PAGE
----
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NASA Determines Cause of Taurus XL Launch Failures

By | May 1, 2019
The Taurus XL rocket lifting off on March 4, 2011 from Vandenberg Air Force Base. Photo: NASA

The Taurus XL rocket lifting off on March 4, 2011 from Vandenberg Air Force Base. Photo: NASA

NASA Launch Services Program (LSP) investigators have determined the technical root cause for the Taurus XL launch failures of NASA’s Orbiting Carbon Observatory (OCO) and Glory missions in 2009 and 2011, respectively: faulty materials provided by aluminum manufacturer, Sapa Profiles (SPI). LSP’s technical investigation led to the involvement of NASA’s Office of the Inspector General and the U.S. Department of Justice (DOJ). DOJ’s efforts, recently made public, resulted in the resolution of criminal charges and alleged civil claims against SPI, and its agreement to pay $46 million to the U.S. government and other commercial customers. This relates to a 19-year scheme that included falsifying thousands of certifications for aluminum extrusions to hundreds of customers.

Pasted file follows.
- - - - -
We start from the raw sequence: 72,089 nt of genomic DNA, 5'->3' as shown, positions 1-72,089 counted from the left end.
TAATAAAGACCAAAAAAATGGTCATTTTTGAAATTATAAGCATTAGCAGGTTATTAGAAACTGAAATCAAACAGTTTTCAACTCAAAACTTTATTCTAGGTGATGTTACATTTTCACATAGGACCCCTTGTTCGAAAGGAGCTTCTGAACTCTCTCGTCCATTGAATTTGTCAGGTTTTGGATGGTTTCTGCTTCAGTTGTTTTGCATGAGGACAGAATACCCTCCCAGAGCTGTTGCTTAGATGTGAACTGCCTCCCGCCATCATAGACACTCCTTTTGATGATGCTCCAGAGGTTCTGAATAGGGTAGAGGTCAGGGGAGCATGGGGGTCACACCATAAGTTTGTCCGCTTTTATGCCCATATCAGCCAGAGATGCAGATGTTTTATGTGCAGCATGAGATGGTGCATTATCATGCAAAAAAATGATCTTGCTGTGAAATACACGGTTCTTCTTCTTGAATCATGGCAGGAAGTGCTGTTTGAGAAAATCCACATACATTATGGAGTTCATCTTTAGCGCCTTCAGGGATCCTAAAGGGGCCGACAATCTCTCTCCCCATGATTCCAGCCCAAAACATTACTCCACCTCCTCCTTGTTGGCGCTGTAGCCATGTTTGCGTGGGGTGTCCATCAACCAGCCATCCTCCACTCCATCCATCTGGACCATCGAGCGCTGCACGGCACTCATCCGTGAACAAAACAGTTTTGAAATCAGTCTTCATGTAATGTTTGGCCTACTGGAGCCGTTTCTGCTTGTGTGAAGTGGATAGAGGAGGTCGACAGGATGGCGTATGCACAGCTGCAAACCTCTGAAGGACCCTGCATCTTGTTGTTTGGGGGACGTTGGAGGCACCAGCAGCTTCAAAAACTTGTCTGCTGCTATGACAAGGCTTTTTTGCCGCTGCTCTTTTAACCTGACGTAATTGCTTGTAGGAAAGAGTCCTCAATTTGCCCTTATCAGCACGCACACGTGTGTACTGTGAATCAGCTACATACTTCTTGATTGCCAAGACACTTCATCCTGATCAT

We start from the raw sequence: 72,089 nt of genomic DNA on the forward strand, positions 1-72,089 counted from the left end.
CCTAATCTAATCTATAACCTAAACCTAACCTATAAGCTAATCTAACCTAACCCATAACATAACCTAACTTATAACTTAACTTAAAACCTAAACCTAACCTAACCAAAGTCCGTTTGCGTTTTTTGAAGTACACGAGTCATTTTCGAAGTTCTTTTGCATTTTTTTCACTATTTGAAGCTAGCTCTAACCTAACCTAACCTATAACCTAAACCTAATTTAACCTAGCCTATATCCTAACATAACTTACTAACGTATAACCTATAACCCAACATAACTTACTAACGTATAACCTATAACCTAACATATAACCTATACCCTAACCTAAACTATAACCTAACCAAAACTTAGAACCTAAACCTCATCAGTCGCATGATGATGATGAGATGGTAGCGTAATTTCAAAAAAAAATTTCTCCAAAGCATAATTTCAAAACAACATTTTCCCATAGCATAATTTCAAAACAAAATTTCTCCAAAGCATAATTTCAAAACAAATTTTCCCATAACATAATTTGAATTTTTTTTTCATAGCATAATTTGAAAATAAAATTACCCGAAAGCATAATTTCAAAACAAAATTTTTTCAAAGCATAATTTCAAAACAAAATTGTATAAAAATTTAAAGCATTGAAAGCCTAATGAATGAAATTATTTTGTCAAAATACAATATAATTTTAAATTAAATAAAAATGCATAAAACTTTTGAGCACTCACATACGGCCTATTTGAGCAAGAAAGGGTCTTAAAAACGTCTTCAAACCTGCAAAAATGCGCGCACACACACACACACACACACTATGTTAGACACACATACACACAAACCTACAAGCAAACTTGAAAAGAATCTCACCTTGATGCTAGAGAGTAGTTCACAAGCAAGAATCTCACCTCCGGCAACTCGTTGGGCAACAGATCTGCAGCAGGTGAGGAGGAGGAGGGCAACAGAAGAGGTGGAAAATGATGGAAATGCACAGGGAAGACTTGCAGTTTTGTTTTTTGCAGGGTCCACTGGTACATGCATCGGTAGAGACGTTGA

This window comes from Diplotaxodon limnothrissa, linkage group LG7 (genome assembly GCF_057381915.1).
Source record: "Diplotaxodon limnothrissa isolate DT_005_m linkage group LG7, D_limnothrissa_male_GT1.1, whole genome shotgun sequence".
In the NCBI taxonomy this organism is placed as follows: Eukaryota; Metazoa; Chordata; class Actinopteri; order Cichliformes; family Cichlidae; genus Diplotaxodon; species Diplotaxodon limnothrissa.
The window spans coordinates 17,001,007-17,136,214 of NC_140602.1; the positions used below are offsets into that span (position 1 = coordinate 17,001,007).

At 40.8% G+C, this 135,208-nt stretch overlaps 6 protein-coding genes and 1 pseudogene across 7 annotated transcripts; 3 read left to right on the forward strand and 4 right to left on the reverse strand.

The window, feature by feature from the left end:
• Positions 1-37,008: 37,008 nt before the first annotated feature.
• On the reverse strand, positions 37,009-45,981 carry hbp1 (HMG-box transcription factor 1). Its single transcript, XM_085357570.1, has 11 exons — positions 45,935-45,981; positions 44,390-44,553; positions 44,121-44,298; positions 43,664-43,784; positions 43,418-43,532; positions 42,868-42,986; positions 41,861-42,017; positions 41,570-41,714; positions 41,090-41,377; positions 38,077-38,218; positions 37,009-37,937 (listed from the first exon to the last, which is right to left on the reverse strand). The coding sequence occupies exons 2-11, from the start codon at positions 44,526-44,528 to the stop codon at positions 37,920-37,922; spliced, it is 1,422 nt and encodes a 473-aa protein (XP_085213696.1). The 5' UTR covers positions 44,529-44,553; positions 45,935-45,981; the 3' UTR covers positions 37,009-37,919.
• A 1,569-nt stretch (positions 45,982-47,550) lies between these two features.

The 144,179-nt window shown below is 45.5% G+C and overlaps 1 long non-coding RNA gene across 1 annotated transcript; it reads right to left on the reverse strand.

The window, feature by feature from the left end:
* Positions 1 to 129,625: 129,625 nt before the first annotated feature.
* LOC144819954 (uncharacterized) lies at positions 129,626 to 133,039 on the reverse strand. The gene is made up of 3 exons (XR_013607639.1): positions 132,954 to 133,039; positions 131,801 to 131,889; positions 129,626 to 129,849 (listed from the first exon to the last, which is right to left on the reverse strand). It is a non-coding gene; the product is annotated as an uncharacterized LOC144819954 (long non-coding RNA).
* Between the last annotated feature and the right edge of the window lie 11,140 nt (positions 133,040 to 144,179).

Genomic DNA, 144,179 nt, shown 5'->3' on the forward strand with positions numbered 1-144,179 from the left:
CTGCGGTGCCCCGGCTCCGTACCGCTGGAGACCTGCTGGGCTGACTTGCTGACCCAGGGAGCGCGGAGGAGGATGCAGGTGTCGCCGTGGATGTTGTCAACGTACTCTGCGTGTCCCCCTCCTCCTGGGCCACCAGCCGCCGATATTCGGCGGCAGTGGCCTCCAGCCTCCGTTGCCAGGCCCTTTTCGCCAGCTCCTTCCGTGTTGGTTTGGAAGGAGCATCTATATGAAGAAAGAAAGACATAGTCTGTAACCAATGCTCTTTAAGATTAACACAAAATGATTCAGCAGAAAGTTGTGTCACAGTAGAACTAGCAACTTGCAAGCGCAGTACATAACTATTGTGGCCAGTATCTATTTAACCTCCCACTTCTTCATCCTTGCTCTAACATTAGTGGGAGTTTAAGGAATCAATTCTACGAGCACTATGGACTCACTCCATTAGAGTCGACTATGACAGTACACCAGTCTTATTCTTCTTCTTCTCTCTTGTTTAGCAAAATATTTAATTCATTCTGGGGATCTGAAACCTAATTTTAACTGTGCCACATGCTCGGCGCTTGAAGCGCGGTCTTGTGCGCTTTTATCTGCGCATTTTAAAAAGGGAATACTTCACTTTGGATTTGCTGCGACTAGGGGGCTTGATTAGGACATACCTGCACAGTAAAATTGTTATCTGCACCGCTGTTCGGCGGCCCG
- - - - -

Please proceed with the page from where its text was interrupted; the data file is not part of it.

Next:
NASA’s updated public summary of the launch failures, which was published Tuesday, comes after a multiyear technical investigation by LSP and updates the previous public summaries on the Taurus XL launch failures for the OCO and Glory missions. Those public summaries concluded that the launch vehicle fairing — a clamshell structure that encapsulates the satellite as it travels through the atmosphere — failed to separate on command, but no technical root cause had been identified. From NASA’s investigation, it is now known that SPI altered test results and provided false certifications to Orbital Sciences Corporation, the manufacturer of the Taurus XL, regarding the aluminum extrusions used in the payload fairing rail frangible joint. A frangible joint is a structural separation system that is initiated using ordnance.

“NASA relies on the integrity of our industry throughout the supply chain. While we do perform our own testing, NASA is not able to retest every single component. That is why we require and pay for certain components to be tested and certified by the supplier,” said Jim Norman, NASA’s director for Launch Services at NASA Headquarters in Washington. “When testing results are altered and certifications are provided falsely, missions fail. In our case, the Taurus XLs that failed for the OCO and Glory missions resulted in the loss of more than $700 million, and years of people’s scientific work. It is critical that we are able to trust our industry to produce, test and certify materials in accordance with the standards we require. In this case, our trust was severely violated.”